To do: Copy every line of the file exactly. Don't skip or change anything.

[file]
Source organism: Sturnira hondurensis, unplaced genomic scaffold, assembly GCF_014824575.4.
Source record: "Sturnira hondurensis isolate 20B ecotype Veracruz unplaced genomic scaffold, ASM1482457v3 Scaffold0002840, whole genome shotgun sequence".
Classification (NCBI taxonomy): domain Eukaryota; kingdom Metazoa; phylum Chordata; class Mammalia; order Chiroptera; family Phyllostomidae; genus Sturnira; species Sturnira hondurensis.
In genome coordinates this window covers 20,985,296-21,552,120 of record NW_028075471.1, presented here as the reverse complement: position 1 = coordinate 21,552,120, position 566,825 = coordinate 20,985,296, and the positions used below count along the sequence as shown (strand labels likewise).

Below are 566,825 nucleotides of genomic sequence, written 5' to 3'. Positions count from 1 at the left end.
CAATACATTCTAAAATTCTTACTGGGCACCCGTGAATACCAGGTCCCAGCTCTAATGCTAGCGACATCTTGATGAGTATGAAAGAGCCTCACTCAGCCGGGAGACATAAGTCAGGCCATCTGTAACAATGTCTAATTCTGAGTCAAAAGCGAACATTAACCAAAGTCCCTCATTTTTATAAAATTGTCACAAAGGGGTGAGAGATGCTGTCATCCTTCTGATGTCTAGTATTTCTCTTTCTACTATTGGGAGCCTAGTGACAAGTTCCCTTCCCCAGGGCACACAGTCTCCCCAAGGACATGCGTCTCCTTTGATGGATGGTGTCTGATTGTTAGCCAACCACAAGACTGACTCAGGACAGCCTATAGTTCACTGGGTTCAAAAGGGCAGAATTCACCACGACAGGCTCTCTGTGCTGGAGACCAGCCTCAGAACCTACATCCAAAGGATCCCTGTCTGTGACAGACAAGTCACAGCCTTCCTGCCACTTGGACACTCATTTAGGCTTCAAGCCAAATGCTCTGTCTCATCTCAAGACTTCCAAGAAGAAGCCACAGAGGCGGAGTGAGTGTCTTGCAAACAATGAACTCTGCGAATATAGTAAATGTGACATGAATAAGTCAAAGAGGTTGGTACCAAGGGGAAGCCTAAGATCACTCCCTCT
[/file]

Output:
Source organism: Sturnira hondurensis, unplaced genomic scaffold, assembly GCF_014824575.4.
Source record: "Sturnira hondurensis isolate 20B ecotype Veracruz unplaced genomic scaffold, ASM1482457v3 Scaffold0002840, whole genome shotgun sequence".
Classification (NCBI taxonomy): domain Eukaryota; kingdom Metazoa; phylum Chordata; class Mammalia; order Chiroptera; family Phyllostomidae; genus Sturnira; species Sturnira hondurensis.
In genome coordinates this window covers 20,985,296-21,552,120 of record NW_028075471.1, presented here as the reverse complement: position 1 = coordinate 21,552,120, position 566,825 = coordinate 20,985,296, and the positions used below count along the sequence as shown (strand labels likewise).

Below are 566,825 nucleotides of genomic sequence, written 5' to 3'. Positions count from 1 at the left end.
CAATACATTCTAAAATTCTTACTGGGCACCCGTGAATACCAGGTCCCAGCTCTAATGCTAGCGACATCTTGATGAGTATGAAAGAGCCTCACTCAGCCGGGAGACATAAGTCAGGCCATCTGTAACAATGTCTAATTCTGAGTCAAAAGCGAACATTAACCAAAGTCCCTCATTTTTATAAAATTGTCACAAAGGGGTGAGAGATGCTGTCATCCTTCTGATGTCTAGTATTTCTCTTTCTACTATTGGGAGCCTAGTGACAAGTTCCCTTCCCCAGGGCACACAGTCTCCCCAAGGACATGCGTCTCCTTTGATGGATGGTGTCTGATTGTTAGCCAACCACAAGACTGACTCAGGACAGCCTATAGTTCACTGGGTTCAAAAGGGCAGAATTCACCACGACAGGCTCTCTGTGCTGGAGACCAGCCTCAGAACCTACATCCAAAGGATCCCTGTCTGTGACAGACAAGTCACAGCCTTCCTGCCACTTGGACACTCATTTAGGCTTCAAGCCAAATGCTCTGTCTCATCTCAAGACTTCCAAGAAGAAGCCACAGAGGCGGAGTGAGTGTCTTGCAAACAATGAACTCTGCGAATATAGTAAATGTGACATGAATAAGTCAAAGAGGTTGGTACCAAGGGGAAGCCTAAGATCACTCCCTCT